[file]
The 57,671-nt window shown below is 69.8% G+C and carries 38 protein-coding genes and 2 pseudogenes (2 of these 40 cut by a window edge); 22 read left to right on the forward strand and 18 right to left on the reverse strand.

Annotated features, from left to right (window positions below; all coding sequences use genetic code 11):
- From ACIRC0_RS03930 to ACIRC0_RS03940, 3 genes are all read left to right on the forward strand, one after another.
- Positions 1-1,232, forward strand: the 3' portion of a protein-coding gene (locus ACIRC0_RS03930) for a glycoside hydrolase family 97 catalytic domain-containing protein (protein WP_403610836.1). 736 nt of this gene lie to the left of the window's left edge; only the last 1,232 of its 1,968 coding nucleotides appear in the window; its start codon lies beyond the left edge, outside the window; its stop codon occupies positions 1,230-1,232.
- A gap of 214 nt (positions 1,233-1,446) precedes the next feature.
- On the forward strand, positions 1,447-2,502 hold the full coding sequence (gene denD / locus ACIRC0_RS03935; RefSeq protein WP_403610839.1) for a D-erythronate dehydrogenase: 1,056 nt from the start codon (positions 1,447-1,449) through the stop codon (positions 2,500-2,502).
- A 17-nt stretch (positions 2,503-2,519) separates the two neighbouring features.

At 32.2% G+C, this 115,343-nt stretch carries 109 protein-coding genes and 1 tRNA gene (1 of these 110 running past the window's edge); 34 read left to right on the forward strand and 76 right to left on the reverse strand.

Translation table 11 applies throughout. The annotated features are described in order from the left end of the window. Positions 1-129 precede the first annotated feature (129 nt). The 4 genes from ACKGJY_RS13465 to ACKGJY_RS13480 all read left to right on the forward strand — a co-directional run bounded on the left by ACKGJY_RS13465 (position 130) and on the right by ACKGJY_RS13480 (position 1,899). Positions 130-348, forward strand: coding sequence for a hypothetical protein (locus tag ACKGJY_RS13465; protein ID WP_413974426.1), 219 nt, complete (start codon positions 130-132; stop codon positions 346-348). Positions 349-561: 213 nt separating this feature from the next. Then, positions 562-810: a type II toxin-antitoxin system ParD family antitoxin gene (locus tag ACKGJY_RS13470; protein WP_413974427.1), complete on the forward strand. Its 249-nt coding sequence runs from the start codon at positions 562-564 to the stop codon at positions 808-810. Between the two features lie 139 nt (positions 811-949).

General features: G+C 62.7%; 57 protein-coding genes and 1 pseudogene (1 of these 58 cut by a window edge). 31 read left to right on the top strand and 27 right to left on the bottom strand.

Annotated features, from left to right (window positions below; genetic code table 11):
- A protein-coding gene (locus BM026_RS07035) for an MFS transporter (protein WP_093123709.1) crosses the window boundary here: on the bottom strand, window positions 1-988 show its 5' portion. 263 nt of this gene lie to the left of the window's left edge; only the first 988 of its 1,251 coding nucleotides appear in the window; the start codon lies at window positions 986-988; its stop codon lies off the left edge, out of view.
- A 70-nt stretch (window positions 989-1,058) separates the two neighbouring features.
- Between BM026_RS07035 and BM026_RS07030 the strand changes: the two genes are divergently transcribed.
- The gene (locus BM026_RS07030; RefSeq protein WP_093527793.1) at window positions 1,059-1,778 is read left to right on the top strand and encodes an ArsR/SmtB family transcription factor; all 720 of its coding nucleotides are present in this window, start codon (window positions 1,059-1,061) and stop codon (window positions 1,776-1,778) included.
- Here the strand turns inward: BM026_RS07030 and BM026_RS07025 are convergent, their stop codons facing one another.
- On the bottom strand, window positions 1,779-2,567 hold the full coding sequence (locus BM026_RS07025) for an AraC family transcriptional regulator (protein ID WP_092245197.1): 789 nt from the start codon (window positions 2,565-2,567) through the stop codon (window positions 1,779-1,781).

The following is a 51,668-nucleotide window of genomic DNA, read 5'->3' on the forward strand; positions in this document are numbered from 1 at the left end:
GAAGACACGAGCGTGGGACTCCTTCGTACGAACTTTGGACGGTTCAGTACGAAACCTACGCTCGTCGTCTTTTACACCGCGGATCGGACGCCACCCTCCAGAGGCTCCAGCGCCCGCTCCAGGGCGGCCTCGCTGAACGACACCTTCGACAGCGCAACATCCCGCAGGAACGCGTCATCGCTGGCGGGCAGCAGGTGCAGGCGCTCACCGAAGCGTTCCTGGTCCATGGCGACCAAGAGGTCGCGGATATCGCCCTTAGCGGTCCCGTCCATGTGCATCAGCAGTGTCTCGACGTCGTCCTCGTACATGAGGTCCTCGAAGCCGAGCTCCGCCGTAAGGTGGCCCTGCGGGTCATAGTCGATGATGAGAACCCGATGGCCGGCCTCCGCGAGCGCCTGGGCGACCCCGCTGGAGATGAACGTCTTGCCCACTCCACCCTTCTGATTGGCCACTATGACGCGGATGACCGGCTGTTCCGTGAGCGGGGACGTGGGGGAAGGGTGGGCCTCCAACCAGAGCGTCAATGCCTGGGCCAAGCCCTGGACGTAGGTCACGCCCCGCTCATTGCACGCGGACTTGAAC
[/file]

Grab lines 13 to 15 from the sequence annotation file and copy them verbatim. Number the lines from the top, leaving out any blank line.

- A 70-nt stretch (window positions 989-1,058) separates the two neighbouring features.
- Between BM026_RS07035 and BM026_RS07030 the strand changes: the two genes are divergently transcribed.
- The gene (locus BM026_RS07030; RefSeq protein WP_093527793.1) at window positions 1,059-1,778 is read left to right on the top strand and encodes an ArsR/SmtB family transcription factor; all 720 of its coding nucleotides are present in this window, start codon (window positions 1,059-1,061) and stop codon (window positions 1,776-1,778) included.